Geographies in Depth

Vast swarms of locusts are robbing Africans of their food and livelihood

A Samburu man attempts to fend-off a swarm of desert locusts flying over a grazing land in Lemasulani village, Samburu County, Kenya January 17, 2020. REUTERS/Njeri Mwangi - RC2LHE98PLHN

Desert locusts thrive on agricultural land, robbing farmers of their crop. Image: REUTERS/Njeri Mwangi

Giulia Paravicini
Writer, Reuters
Share:
Our Impact
What's the World Economic Forum doing to accelerate action on Geographies in Depth?
The Big Picture
Explore and monitor how Middle East and North Africa is affecting economies, industries and global issues
A hand holding a looking glass by a lake
Crowdsource Innovation
Get involved with our crowdsourced digital platform to deliver impact at scale
Stay up to date:

Middle East and North Africa

Ethiopian farmer Ahmed Ibrahim batted empty water bottles at a swarm of desert locusts the size of his palms that were devouring his field of khat - the mildly narcotic leaf that is his family’s main source of income.

“We have nothing else to sell at the market. How will I feed my eight children?” he asked helplessly, shouting over the sound of the insects as his children chased them with a yellow headscarf and a stick.

Desert locusts are seen within a grazing land in Lemasulani village, Samburu County, Kenya January 17, 2020. REUTERS/Njeri Mwangi - RC2LHE9QCDXN
Desert locusts. Image: REUTERS/Njeri Mwangi

The locusts devoured Ibrahim’s small grazing plot as his donkeys brayed anxiously and goats scrambled to eat the remaining foliage.

Scenes like this are happening across the Horn of Africa, where swarms of desert locusts have damaged tens of thousands of hectares so far, the Food and Agriculture Organization (FAO) said.

“These infestations represent a major threat to food security in Kenya and across the entire Horn of Africa, which is already reeling from floods and droughts,” said Bukar Tijani, FAO’s Assistant Director General, calling the swarms “vast and unprecedented”.

Breeding is continuing on both sides of the Red Sea, in Sudan and Eritrea and in Saudi Arabia and Yemen, the FAO said.

Samburu men attempt to fend-off a swarm of desert locusts flying over a grazing land in Lemasulani village, Samburu County, Kenya January 17, 2020. REUTERS/Njeri Mwangi     TPX IMAGES OF THE DAY - RC2LHE9A64LU
“The government needs to get serious about fighting them.” Image: REUTERS/Njeri Mwangi

The swarms spread from Ethiopia and Somalia into eastern and northern Kenya last week, threatening food production and the economy, Kenya’s then-agriculture minister said, before being fired in a cabinet reshuffle on Tuesday.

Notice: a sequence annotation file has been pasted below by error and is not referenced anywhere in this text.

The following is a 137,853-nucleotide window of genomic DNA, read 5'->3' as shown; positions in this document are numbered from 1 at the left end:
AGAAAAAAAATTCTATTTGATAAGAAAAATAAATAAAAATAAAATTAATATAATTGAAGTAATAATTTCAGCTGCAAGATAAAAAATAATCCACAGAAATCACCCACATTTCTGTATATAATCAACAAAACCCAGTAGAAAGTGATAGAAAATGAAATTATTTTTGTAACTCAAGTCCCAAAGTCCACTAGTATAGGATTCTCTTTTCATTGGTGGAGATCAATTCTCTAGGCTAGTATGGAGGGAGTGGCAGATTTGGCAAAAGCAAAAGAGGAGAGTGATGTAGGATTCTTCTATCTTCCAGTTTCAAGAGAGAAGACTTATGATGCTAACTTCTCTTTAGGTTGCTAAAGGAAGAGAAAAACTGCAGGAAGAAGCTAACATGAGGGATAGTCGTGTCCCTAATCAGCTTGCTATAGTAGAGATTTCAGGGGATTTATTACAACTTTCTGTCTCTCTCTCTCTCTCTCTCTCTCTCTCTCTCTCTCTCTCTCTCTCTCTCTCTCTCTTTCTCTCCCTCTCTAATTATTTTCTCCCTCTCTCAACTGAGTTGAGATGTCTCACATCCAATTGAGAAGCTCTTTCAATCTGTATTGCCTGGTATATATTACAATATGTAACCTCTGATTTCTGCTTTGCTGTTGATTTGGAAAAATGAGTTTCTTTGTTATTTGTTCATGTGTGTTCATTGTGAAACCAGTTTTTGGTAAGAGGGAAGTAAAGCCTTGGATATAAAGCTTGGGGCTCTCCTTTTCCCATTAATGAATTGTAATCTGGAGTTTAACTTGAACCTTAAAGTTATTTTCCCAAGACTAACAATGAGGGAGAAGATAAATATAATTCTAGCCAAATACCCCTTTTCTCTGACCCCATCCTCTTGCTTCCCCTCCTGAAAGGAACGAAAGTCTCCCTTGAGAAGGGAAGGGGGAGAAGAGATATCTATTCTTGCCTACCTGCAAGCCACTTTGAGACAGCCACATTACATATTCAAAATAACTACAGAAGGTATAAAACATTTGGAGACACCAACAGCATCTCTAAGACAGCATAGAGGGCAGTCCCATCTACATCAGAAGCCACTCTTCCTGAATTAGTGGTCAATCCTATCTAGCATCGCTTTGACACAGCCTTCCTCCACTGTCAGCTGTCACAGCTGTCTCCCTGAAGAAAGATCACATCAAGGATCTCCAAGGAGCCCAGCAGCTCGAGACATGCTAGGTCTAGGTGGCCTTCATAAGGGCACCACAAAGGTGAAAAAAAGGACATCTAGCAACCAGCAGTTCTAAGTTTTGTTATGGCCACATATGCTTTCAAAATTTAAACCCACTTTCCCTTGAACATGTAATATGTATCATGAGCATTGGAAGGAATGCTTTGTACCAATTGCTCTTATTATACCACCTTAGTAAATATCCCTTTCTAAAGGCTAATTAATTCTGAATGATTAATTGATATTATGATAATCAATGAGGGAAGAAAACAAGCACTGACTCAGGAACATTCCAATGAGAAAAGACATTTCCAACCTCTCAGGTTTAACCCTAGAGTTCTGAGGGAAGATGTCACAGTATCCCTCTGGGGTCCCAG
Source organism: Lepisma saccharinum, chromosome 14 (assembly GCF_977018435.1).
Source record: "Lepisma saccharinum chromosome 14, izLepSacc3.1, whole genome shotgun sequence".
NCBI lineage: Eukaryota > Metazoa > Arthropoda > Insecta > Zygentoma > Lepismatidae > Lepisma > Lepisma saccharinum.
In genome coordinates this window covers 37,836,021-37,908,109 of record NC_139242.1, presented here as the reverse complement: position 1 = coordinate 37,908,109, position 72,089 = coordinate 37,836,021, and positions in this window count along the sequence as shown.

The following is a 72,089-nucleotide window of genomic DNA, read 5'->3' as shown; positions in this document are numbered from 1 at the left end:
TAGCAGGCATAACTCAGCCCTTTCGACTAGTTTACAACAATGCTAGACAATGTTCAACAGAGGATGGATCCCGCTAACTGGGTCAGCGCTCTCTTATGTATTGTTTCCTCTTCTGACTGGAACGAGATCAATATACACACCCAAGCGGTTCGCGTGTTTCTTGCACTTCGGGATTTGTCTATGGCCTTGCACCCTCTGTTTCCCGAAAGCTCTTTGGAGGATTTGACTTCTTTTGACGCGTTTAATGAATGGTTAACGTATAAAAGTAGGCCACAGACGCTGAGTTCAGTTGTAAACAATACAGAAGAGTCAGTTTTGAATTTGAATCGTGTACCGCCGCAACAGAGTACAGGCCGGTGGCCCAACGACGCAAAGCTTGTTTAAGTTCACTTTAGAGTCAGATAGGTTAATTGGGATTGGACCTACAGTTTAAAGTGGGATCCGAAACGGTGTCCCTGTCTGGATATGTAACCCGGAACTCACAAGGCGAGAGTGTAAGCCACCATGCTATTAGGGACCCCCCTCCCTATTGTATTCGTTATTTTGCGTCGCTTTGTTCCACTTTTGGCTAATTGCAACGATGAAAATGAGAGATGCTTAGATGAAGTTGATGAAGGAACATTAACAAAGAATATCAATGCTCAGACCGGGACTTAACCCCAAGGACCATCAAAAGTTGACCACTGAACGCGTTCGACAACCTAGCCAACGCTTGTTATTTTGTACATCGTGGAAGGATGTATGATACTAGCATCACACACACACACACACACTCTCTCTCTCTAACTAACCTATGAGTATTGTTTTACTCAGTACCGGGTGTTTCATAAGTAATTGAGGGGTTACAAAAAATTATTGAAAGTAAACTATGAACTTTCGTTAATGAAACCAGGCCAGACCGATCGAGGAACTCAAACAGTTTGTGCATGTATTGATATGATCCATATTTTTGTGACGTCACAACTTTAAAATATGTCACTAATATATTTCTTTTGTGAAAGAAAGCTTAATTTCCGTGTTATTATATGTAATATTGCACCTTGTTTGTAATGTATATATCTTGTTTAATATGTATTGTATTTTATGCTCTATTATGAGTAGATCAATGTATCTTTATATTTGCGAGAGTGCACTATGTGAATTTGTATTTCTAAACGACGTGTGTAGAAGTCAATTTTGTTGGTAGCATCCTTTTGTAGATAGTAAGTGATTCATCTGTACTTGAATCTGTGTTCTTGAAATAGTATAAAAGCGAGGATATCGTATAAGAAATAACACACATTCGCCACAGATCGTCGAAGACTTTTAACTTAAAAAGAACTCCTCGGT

Kenya began aerial spraying in the north on Jan. 4 to head off the invasion.

Kenyan media showed police shooting bullets and teargas at an oncoming swarm as residents banged on buckets and hooted car horns to try to frighten the insects.

A farmers’ association in Kenya’s northern Laikipia area said it was planning aerial spraying of pesticides to combat the worst locust plague since 1954. The FAO estimated one swarm in Kenya to be 40 km wide by 60 km long (25 by 40 miles).

“These things are in their millions and will eat all the vegetation here. Our animals will not have anything to feed on,” said Peter Learpanai, a herdsman in the northern Samburu region who was flapping his jacket at a cloud of the insects that had descended on his grazing land.

“The government needs to get serious about fighting them.”

Don't miss any update on this topic

Create a free account and access your personalized content collection with our latest publications and analyses.

Sign up for free

License and Republishing

World Economic Forum articles may be republished in accordance with the Creative Commons Attribution-NonCommercial-NoDerivatives 4.0 International Public License, and in accordance with our Terms of Use.

The views expressed in this article are those of the author alone and not the World Economic Forum.

Related topics:
Geographies in DepthIndustries in DepthGlobal Risks
Share:
World Economic Forum logo
Global Agenda

The Agenda Weekly

A weekly update of the most important issues driving the global agenda

Subscribe today

You can unsubscribe at any time using the link in our emails. For more details, review our privacy policy.

EU falling short of digital transformation goals, new report finds

David Elliott

July 19, 2024

About Us

Events

Media

Partners & Members

  • Sign in
  • Join Us

Language Editions

Privacy Policy & Terms of Service

© 2024 World Economic Forum